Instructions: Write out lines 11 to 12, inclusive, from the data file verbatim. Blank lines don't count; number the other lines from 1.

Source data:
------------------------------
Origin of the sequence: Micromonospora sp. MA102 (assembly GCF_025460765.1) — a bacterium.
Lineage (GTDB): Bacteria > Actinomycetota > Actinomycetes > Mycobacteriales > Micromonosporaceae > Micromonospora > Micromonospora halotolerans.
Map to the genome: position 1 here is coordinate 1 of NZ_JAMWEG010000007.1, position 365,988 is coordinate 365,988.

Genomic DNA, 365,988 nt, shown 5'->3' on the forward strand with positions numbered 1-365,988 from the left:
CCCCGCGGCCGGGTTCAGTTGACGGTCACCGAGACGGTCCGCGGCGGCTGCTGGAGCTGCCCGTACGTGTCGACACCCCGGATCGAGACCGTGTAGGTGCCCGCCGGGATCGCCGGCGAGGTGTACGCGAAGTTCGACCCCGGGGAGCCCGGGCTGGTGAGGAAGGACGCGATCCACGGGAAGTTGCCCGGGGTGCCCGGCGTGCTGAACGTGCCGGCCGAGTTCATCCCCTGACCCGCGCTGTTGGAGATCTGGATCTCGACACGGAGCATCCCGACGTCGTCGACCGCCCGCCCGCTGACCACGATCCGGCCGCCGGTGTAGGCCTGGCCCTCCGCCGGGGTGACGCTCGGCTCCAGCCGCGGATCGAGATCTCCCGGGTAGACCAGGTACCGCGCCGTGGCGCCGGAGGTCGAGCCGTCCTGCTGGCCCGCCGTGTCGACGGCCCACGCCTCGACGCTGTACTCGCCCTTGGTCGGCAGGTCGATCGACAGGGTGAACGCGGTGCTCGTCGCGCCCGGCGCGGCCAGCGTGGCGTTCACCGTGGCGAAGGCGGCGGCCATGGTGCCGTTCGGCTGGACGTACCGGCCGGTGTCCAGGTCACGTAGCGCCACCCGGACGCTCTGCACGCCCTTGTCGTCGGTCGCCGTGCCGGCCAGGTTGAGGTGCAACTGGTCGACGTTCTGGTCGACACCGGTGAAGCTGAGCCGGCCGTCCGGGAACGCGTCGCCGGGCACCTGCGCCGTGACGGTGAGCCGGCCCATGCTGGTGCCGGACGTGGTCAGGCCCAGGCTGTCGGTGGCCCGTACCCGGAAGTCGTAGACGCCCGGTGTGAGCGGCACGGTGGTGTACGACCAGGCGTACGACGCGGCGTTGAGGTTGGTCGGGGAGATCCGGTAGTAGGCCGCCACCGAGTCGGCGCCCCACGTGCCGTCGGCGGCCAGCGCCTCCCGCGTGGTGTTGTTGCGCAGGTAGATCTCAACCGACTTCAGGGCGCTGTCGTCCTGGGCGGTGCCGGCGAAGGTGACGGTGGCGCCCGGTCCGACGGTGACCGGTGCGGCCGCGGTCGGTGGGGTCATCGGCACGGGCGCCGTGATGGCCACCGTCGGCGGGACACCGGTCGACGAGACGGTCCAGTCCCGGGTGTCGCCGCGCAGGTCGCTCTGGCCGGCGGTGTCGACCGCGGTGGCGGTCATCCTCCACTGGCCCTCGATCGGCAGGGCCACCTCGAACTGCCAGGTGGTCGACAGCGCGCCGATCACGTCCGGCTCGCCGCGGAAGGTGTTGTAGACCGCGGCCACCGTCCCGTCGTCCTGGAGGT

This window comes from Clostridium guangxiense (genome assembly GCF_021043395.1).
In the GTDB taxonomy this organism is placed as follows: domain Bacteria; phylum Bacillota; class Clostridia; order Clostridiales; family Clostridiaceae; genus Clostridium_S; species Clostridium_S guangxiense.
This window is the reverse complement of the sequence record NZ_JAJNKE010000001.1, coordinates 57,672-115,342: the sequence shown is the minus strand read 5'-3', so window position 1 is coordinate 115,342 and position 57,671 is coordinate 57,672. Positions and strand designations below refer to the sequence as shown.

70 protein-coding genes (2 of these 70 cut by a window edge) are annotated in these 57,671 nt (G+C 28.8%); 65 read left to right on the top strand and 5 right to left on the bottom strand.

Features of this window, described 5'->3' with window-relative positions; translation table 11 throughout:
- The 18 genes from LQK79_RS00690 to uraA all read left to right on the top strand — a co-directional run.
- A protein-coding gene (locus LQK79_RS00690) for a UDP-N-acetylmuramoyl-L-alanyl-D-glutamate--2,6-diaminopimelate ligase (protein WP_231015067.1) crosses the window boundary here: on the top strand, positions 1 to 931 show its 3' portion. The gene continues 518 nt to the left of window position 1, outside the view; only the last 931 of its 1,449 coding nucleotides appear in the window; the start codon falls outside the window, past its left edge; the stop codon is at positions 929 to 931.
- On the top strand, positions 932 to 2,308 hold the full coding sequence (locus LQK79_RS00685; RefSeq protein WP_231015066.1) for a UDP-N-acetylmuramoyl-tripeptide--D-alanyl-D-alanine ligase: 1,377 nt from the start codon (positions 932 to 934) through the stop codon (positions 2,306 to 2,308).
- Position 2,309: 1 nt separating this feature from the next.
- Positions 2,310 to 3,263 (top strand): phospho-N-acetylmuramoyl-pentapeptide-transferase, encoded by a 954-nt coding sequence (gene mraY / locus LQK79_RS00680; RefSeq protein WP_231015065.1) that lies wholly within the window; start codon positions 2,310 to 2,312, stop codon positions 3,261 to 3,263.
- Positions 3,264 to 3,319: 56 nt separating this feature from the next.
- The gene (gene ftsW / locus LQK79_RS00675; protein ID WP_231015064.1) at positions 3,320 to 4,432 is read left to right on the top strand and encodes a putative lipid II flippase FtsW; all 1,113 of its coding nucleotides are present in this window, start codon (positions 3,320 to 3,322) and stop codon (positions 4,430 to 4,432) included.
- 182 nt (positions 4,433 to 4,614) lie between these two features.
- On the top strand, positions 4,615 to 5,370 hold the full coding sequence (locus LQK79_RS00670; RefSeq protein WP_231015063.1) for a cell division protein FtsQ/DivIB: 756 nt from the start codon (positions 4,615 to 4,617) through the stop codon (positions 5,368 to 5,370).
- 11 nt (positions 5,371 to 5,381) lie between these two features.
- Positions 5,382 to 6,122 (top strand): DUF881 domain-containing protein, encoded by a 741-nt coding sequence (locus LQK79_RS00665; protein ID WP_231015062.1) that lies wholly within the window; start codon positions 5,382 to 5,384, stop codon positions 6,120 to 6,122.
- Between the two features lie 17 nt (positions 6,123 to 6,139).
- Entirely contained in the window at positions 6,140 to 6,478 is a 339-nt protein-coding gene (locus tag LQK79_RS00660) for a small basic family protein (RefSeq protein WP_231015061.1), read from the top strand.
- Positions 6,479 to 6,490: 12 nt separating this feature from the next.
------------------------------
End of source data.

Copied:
- The 18 genes from LQK79_RS00690 to uraA all read left to right on the top strand — a co-directional run.
- A protein-coding gene (locus LQK79_RS00690) for a UDP-N-acetylmuramoyl-L-alanyl-D-glutamate--2,6-diaminopimelate ligase (protein WP_231015067.1) crosses the window boundary here: on the top strand, positions 1 to 931 show its 3' portion. The gene continues 518 nt to the left of window position 1, outside the view; only the last 931 of its 1,449 coding nucleotides appear in the window; the start codon falls outside the window, past its left edge; the stop codon is at positions 929 to 931.